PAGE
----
A plea from William K. Hussey, 1932.

LOOKING FOR HELP SO SOME HAWAIIANS IN TROUBLE CAN ARRIVE IN THEIR PLACE OF BIRTH

There was a letter written by W. K. Hussey, a old member of the territorial legislature, but he was a member of the British military in the great war of the world, to the Advertiser newspaper, asking for some assistance from Hawaii for a means for three troubled Hawaiians to return to Hawaii nei.

There is one woman and two men who were found by Mr. Hussey in Vancouver in a troubled state and destitute.

He also wrote to the governor, to Princess Kawananakoa, and perhaps to some other people.

The name of the woman is Mrs. Kahahana Kekipi, who has been living in Vancouver for 45 years, but her first husband died and she remarried a man named Pallas; they are wanting and are destitute.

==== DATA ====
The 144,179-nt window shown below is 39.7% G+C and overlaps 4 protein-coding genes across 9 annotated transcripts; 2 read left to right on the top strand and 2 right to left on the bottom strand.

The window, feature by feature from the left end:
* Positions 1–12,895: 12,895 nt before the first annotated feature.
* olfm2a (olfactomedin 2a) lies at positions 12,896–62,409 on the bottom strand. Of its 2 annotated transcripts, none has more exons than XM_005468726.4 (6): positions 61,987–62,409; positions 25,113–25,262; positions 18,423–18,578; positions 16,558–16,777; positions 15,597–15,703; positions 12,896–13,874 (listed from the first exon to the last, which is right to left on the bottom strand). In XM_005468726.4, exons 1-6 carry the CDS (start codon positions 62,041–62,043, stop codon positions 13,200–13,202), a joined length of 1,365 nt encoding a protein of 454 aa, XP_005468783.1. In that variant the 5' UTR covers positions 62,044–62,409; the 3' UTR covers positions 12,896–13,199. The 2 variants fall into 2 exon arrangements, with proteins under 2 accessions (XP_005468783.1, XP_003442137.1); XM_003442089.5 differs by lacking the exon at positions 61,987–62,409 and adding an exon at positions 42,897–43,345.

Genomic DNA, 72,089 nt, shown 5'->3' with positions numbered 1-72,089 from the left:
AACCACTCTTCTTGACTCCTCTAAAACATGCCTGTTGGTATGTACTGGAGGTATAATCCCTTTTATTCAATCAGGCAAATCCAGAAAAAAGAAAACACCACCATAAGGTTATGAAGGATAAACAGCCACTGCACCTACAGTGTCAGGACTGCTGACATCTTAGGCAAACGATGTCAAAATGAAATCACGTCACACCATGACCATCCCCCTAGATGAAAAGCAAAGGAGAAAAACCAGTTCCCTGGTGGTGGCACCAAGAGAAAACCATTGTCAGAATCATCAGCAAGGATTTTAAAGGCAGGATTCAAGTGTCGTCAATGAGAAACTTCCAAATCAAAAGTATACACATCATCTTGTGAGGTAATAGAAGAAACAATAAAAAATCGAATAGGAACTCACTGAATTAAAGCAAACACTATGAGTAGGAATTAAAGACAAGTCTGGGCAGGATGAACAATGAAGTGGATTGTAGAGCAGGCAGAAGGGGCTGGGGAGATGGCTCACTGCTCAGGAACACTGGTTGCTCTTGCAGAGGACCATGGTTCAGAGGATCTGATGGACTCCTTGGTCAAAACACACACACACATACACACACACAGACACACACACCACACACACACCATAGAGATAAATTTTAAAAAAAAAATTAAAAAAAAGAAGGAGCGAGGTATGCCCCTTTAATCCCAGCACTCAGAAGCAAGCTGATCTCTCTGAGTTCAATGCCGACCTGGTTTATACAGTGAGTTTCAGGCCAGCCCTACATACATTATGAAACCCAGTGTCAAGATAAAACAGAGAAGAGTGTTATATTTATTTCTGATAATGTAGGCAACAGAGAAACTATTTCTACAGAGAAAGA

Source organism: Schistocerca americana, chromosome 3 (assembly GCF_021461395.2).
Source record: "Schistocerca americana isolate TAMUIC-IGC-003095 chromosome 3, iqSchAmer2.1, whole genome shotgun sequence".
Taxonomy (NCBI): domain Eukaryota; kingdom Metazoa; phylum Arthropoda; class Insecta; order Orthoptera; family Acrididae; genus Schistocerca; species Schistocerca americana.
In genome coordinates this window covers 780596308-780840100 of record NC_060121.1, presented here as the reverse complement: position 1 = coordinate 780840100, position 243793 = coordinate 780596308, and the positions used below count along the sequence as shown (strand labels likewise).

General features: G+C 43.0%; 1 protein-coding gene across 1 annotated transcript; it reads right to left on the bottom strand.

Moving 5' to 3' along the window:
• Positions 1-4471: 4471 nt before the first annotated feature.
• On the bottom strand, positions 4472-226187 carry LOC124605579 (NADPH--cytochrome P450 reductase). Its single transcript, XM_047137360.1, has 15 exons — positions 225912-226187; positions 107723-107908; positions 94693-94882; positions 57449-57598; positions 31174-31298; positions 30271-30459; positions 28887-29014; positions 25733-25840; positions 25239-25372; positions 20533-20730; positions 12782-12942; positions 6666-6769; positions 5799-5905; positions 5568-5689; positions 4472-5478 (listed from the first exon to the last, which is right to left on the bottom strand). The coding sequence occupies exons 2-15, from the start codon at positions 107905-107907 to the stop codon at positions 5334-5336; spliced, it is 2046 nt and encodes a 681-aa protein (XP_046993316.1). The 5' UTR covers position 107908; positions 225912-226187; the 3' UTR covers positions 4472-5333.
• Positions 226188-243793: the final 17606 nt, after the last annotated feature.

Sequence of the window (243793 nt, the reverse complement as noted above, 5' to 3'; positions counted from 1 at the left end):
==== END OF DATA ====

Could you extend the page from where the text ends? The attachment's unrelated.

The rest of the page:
There is another Hawaiian, named John Kahiwa; he is blind and was living there for 50 years.

If the passage for these three written about by Mr. Hussey could be sent by Hawaii’s people, they he is hopeful that the two of them could be put in Lunalilo Home, along with the disadvantaged woman.

(Alakai o Hawaii, 12/29/1932, p. 4)

AOH_12_29_1932_4

Alakai o Hawaii, Buke 5, Helu 35, Aoao 4. Dekemaba 29, 1932.

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